We’ve all experienced buyer’s remorse. That feeling when—after much deliberation—you finally make a purchase only to be left with some sense of regret and guilt. You fear you made the wrong choice, or acted too impulsive and extravagant. Some may suspect they were overly influenced by the salesperson. If you experience something similar after a new shirt shrinks in the laundry, it’s unfortunate but not disastrous. If you experience this after a larger, more costly purchase, it can feel much worse.
How many of us have experienced this after selecting venue & event software?
After a seemingly flawless demo, there isn’t initially much room for hesitation or doubt. But as the software is actually implemented, it’s as if you were looking at another system entirely! A demo that was so impressive ends up falling utterly flat in practice. Having spent a large part of my adult life around software for the events industry, I’ve experienced the good, bad, and downright ugly of this firsthand. Software buyer’s remorse happens when there isn’t enough clarification in the initial sales/demo process, so I’d like to use my experience to offer the following six approaches for the next time you hear a sales pitch:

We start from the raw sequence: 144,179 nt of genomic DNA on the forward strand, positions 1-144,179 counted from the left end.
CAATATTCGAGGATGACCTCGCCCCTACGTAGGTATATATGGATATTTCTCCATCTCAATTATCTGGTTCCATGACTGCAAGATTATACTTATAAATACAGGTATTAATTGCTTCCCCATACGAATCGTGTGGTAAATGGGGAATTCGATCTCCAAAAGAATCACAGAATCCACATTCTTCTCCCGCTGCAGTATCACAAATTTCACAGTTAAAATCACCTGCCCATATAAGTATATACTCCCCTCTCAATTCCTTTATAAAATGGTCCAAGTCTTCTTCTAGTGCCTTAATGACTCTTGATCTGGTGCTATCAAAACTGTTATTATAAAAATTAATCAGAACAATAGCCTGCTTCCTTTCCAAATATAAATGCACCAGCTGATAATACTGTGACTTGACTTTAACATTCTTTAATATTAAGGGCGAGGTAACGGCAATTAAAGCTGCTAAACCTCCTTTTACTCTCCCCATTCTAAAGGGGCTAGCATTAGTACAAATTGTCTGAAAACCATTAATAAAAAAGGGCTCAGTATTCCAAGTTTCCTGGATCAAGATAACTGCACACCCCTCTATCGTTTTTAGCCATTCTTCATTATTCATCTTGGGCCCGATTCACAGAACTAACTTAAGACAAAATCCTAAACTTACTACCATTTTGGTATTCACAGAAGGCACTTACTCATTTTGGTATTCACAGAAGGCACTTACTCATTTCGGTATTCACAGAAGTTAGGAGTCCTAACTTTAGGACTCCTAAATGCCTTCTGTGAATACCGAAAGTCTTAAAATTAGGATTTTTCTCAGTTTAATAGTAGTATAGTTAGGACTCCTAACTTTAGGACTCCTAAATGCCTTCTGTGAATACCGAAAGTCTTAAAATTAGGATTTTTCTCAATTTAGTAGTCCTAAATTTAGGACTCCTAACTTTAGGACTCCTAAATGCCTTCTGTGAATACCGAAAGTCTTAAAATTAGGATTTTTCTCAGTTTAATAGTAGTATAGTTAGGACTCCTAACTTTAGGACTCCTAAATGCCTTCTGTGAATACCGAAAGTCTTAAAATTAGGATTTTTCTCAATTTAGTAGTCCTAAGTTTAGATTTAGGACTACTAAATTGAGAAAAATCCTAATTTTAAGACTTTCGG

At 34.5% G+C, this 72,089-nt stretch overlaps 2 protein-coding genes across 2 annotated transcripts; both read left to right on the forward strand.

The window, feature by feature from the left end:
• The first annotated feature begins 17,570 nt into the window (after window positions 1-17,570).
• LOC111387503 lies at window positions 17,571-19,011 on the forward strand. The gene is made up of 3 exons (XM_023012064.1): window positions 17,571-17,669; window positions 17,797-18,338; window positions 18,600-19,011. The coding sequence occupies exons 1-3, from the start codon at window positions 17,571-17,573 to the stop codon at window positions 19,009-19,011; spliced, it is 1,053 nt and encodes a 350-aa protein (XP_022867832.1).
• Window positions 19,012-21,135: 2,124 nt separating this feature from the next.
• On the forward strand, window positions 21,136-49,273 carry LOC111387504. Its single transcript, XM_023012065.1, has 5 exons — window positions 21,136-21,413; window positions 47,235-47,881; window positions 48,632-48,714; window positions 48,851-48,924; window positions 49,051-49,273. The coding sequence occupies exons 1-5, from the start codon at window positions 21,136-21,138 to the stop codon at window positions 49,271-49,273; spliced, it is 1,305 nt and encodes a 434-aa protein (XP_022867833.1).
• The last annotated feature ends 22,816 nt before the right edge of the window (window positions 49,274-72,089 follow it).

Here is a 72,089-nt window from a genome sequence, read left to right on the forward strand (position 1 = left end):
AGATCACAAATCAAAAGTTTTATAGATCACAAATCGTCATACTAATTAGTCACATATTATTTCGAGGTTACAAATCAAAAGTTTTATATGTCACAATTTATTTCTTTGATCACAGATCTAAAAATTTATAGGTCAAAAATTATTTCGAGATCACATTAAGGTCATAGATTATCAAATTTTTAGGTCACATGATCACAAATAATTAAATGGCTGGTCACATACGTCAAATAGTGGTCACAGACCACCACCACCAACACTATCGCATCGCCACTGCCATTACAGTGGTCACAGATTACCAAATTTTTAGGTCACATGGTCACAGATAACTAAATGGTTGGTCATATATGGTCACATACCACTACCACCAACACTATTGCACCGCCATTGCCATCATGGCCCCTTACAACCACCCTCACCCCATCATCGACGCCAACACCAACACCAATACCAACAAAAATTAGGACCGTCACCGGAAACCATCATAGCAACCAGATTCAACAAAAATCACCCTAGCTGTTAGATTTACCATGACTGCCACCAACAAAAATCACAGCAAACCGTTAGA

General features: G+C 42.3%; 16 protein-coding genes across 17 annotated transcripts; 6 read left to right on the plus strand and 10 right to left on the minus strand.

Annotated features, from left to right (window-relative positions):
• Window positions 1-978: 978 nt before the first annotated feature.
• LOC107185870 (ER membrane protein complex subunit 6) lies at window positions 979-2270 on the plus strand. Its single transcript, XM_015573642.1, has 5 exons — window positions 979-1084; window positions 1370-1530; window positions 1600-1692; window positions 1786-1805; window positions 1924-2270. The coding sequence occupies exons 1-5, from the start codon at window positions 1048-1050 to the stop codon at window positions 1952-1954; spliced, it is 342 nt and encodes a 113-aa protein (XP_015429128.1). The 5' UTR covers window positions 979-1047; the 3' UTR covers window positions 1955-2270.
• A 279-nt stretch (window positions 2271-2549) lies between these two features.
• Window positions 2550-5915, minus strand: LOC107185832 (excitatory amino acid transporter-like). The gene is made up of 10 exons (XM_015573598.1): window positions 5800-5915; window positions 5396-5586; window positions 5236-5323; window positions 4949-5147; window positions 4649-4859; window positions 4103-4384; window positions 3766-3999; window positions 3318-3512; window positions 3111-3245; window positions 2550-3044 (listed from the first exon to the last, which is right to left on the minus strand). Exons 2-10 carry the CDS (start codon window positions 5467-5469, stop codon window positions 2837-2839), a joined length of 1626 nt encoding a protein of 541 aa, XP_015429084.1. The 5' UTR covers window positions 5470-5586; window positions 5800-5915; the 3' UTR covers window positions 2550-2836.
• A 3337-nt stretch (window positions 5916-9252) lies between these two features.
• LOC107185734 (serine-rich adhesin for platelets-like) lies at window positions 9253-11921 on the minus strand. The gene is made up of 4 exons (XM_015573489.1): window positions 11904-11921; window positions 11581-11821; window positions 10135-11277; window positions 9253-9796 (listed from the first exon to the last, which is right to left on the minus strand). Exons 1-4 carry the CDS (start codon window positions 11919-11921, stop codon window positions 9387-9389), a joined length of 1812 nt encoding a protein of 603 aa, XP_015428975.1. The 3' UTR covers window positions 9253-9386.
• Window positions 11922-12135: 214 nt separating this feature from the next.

1. Be clear about what problems you want the software to solve.
Make sure the vendor understands these needs and demonstrates how they intend to address them. Don’t let them recite the script and steps of the “standard” demo they show everyone as a blanket solution. Of course their standard demo is going to look good and run smoothly. If they are able to dictate what they show you, why would it not?